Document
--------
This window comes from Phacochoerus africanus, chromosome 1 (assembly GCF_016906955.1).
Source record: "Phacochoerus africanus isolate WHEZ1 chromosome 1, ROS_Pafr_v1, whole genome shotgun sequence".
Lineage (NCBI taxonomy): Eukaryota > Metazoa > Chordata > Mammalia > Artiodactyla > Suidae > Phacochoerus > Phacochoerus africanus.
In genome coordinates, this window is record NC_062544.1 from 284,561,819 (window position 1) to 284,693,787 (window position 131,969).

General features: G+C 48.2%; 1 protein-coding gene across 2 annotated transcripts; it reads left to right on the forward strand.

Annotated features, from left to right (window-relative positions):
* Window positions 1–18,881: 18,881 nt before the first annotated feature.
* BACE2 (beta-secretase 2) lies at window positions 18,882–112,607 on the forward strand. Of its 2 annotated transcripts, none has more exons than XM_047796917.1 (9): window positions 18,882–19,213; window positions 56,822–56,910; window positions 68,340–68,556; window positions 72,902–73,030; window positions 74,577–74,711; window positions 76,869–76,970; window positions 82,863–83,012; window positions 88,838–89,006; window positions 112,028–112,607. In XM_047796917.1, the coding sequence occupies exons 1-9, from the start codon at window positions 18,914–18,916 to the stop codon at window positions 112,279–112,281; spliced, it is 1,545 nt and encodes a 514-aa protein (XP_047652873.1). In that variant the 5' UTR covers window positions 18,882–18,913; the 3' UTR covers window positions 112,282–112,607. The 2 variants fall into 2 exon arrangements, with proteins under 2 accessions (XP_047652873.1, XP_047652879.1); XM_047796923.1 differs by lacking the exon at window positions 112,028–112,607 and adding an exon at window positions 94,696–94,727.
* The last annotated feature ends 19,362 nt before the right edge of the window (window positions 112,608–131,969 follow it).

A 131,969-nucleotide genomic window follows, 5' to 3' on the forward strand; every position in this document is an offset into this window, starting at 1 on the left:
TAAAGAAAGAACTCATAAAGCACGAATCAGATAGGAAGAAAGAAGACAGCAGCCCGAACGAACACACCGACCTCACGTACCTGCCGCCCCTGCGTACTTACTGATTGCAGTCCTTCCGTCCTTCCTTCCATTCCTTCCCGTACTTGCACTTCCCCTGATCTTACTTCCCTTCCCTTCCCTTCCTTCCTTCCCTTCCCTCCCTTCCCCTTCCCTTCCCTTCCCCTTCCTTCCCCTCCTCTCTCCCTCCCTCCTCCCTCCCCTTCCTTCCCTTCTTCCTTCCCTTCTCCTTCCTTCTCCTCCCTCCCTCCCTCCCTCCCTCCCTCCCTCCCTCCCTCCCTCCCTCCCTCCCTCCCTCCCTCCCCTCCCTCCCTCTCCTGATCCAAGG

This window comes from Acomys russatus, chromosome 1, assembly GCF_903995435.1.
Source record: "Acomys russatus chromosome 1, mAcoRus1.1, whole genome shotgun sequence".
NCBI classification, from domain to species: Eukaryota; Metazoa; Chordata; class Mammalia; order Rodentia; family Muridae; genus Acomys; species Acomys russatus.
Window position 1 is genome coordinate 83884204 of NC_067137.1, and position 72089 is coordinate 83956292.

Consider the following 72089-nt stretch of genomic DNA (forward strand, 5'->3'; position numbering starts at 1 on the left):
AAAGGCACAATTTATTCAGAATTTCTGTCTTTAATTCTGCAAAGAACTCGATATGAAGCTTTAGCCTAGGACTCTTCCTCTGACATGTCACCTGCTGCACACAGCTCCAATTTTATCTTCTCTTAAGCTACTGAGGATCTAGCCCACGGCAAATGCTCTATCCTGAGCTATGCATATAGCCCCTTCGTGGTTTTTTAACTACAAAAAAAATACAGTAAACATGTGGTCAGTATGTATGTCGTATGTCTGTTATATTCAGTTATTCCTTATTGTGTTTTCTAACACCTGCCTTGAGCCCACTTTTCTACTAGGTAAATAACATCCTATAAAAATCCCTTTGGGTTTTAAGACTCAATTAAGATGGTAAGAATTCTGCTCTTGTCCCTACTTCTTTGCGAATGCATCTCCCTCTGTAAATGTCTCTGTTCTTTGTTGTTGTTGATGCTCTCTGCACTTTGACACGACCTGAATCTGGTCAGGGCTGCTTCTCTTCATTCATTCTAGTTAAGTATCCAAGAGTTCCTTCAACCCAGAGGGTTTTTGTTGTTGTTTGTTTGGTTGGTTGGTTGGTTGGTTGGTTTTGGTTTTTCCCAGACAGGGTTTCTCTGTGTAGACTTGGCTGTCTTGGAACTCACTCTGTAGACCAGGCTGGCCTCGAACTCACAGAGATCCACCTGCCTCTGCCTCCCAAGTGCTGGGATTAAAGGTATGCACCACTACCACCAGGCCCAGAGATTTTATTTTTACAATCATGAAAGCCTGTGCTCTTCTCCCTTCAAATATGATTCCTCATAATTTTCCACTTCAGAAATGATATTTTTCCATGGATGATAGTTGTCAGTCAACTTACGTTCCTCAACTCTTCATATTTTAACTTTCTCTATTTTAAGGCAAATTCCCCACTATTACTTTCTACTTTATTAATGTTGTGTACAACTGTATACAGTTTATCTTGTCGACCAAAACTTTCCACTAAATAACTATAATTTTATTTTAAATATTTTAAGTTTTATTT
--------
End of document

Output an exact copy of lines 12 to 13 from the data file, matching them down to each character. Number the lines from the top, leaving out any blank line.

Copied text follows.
This window comes from Acomys russatus, chromosome 1, assembly GCF_903995435.1.
Source record: "Acomys russatus chromosome 1, mAcoRus1.1, whole genome shotgun sequence".